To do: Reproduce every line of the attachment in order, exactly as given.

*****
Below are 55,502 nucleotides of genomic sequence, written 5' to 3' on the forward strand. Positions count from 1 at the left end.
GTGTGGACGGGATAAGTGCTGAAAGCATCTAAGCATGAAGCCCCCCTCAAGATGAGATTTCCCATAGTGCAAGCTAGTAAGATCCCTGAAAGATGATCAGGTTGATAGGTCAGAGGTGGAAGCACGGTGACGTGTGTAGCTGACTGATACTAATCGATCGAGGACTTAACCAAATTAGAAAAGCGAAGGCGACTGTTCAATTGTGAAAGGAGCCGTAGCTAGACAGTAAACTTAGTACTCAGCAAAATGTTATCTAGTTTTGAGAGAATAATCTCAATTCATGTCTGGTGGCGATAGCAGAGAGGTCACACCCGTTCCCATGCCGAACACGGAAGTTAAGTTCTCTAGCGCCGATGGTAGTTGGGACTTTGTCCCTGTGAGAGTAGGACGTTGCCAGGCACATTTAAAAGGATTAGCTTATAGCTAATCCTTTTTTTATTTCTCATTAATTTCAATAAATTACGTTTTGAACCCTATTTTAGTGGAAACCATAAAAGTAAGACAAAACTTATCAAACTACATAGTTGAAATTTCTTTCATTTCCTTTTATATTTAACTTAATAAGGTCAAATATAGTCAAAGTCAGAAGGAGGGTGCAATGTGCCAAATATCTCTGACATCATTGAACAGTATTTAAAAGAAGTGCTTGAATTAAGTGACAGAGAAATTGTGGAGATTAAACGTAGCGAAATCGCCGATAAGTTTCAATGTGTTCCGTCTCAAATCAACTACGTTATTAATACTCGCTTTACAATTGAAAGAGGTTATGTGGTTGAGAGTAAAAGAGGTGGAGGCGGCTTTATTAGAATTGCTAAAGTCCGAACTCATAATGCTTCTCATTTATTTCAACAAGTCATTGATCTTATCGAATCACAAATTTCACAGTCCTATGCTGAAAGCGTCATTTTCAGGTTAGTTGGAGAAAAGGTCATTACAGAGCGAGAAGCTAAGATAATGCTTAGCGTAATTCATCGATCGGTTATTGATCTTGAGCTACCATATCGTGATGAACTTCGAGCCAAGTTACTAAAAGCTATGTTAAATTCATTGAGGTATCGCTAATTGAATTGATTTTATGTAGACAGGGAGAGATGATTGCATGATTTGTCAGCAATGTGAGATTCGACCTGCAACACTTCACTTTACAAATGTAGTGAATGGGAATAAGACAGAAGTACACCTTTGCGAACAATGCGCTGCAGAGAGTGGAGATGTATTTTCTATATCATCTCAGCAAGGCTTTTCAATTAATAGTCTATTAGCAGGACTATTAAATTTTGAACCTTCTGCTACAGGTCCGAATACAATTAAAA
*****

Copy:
Below are 55,502 nucleotides of genomic sequence, written 5' to 3' on the forward strand. Positions count from 1 at the left end.
GTGTGGACGGGATAAGTGCTGAAAGCATCTAAGCATGAAGCCCCCCTCAAGATGAGATTTCCCATAGTGCAAGCTAGTAAGATCCCTGAAAGATGATCAGGTTGATAGGTCAGAGGTGGAAGCACGGTGACGTGTGTAGCTGACTGATACTAATCGATCGAGGACTTAACCAAATTAGAAAAGCGAAGGCGACTGTTCAATTGTGAAAGGAGCCGTAGCTAGACAGTAAACTTAGTACTCAGCAAAATGTTATCTAGTTTTGAGAGAATAATCTCAATTCATGTCTGGTGGCGATAGCAGAGAGGTCACACCCGTTCCCATGCCGAACACGGAAGTTAAGTTCTCTAGCGCCGATGGTAGTTGGGACTTTGTCCCTGTGAGAGTAGGACGTTGCCAGGCACATTTAAAAGGATTAGCTTATAGCTAATCCTTTTTTTATTTCTCATTAATTTCAATAAATTACGTTTTGAACCCTATTTTAGTGGAAACCATAAAAGTAAGACAAAACTTATCAAACTACATAGTTGAAATTTCTTTCATTTCCTTTTATATTTAACTTAATAAGGTCAAATATAGTCAAAGTCAGAAGGAGGGTGCAATGTGCCAAATATCTCTGACATCATTGAACAGTATTTAAAAGAAGTGCTTGAATTAAGTGACAGAGAAATTGTGGAGATTAAACGTAGCGAAATCGCCGATAAGTTTCAATGTGTTCCGTCTCAAATCAACTACGTTATTAATACTCGCTTTACAATTGAAAGAGGTTATGTGGTTGAGAGTAAAAGAGGTGGAGGCGGCTTTATTAGAATTGCTAAAGTCCGAACTCATAATGCTTCTCATTTATTTCAACAAGTCATTGATCTTATCGAATCACAAATTTCACAGTCCTATGCTGAAAGCGTCATTTTCAGGTTAGTTGGAGAAAAGGTCATTACAGAGCGAGAAGCTAAGATAATGCTTAGCGTAATTCATCGATCGGTTATTGATCTTGAGCTACCATATCGTGATGAACTTCGAGCCAAGTTACTAAAAGCTATGTTAAATTCATTGAGGTATCGCTAATTGAATTGATTTTATGTAGACAGGGAGAGATGATTGCATGATTTGTCAGCAATGTGAGATTCGACCTGCAACACTTCACTTTACAAATGTAGTGAATGGGAATAAGACAGAAGTACACCTTTGCGAACAATGCGCTGCAGAGAGTGGAGATGTATTTTCTATATCATCTCAGCAAGGCTTTTCAATTAATAGTCTATTAGCAGGACTATTAAATTTTGAACCTTCTGCTACAGGTCCGAATACAATTAAAA